Skip to comments.Pope Francis, Theological Wreck
Posted on 10/02/2013 1:14:47 PM PDT by Obadiah
Its another week and thus another interview with Pope Francis. This one, Im sorry to say, is more than just confusing. Its a theological wreck.
In an interview with La Repubblica, in response to a question about whether there is a single vision of good, the Pope said, Everyone has his own idea of good and evil and must choose to follow the good and fight evil as he conceives them. That would be enough to make the world a better place, and The Son of God became incarnate in the souls of men to instill the feeling of brotherhood. When the reporter commented, Some of my colleagues who know you told me that you will try to convert me, the Pope also said Proselytism is solemn nonsense, it makes no sense. We need to get to know each other, listen to each other and improve our knowledge of the world around us.
From Augustines Confessions to Well, everyone has his own ideas about good and bad
is a mighty long path.
You know, rash, when your eyes are finally open and you SEE Jesus...the sorrow you are going to feel for keeping a denominational war going will be great.
There is no Catholic or Protestant...there is only those who are filled with the Spirit of the Lord and those that are not. And those of us who are Spirit filled are trying to take as many to heaven with us as we can...instead of crying on and on about denomination.
Do you not know anything about how late the hour is? It is not about this country or that country anymore. It is about saving souls and gathering as many to Him as possible before it is too late.
There is a much bigger picture that Catholics cannot see and we are trying to change that. When Jesus says the way is narrow, it is even more narrow than we know. One billion Catholics is not narrow. Do you see my meaning?
A few papal quotes to start with:
Pope Adrian VI ( 1523)
If by the Roman Church you mean its head or pontiff, it is beyond question that he can err even in matters touching the faith. He does this when he teaches heresy by his own judgment or decretal. In truth, many Roman pontiffs were heretics. The last of them was Pope John XXII ( 1334). (Quaest. in IV Sent.; quoted in Viollet, Papal Infallibility and the Syllabus, 1908).*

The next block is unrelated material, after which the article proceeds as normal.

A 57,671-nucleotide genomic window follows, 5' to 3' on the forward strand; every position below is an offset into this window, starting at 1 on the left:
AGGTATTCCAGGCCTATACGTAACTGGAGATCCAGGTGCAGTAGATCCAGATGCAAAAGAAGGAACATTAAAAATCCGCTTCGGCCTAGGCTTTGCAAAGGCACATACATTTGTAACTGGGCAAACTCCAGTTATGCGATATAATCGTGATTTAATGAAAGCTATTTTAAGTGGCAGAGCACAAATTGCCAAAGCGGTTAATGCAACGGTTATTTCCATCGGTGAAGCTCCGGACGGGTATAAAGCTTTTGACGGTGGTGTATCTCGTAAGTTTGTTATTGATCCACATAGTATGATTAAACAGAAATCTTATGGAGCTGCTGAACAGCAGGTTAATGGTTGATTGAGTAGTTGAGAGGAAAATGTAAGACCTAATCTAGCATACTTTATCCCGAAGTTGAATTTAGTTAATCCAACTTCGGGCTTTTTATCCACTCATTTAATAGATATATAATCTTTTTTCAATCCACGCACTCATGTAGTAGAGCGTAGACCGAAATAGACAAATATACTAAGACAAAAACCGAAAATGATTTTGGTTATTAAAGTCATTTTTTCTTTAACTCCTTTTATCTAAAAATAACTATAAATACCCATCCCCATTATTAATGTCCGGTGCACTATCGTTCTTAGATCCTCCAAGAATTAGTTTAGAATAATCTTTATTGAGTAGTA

Pope Innocent III ( 1216)
The pope should not flatter himself about his power, nor should he rashly glory in his honor and high estate, because the less he is judged by man, the more he is judged by God. Still the less can the Roman Pontiff glory, because he can be judged by men, or rather, can be shown to be already judged, if for example he should wither away into heresy, because he who does not believe is already judged. (St. John 3:18) In such a case it should be said of him: If salt should lose its savour, it is good for nothing but to be cast out and trampled under foot by men. (Sermo 4)
Just because one recognizes heretical statements by so-called popes does not mean one renders Traditional Catholicism heresy and walks away from it and joins some other heresy such as sola scriptura. Quite the contrary, one holds fast to it. This pope is saying things contrary to Traditional Catholicism. He is a Modernist and Modernism was condemned pre-Vatican II as heresy.
I see...well, good luck with that then.
One, that's translated from Italian to English. I'm sorry, but that's just a fact; it's also a fact the old cliche is true: things get lost in translation.
With that in mind, it's been Catholic teaching for ages that everyone is born with a conscience, with the law on their hearts (cf CCC 1954). This is everyone, atheists included. This fact is undoubtedly to what the Holy Father was referring. That is, he was clearly saying, "everyone has the ability to know what is basically good and basically bad. If everyone just followed this ability, the world would already be a better place"
Is he a bit "loose" with his words? Does he use terms in a non conventional way? Perhaps. And maybe that is a bad thing if all it does is cause confusion and scandal. I can see that and acknowledge that's a valid concern. I'm not saying that we shouldn't care at all about him being more precise. He is the Pope after all. Perhaps he should take more care.
However, how do I "know" this is what he was saying (what I wrote above)? Because he speaks a lot like we do in Communion and Liberation, an ecclesiastical lay movement in the Church, and you can rest assured, CL is not heterodox in any way. It's just another way of speaking. It's not formal in any way. But that's the point, as ours is a movement of true evangelization, going out into the world and meeting the people at their level, speaking about real things and real needs, not theological ideas and abstract concepts.
That's what real evangelism is anyway.
Appreciate your thoughts. I like your optimism. I do hope you are accurate in your assessment.
Good post. I think others here (including myself) have been trying to communicate this, but none as successfully as you.
IOW: Do your own thing.
The Pope is a hippie from the seventies!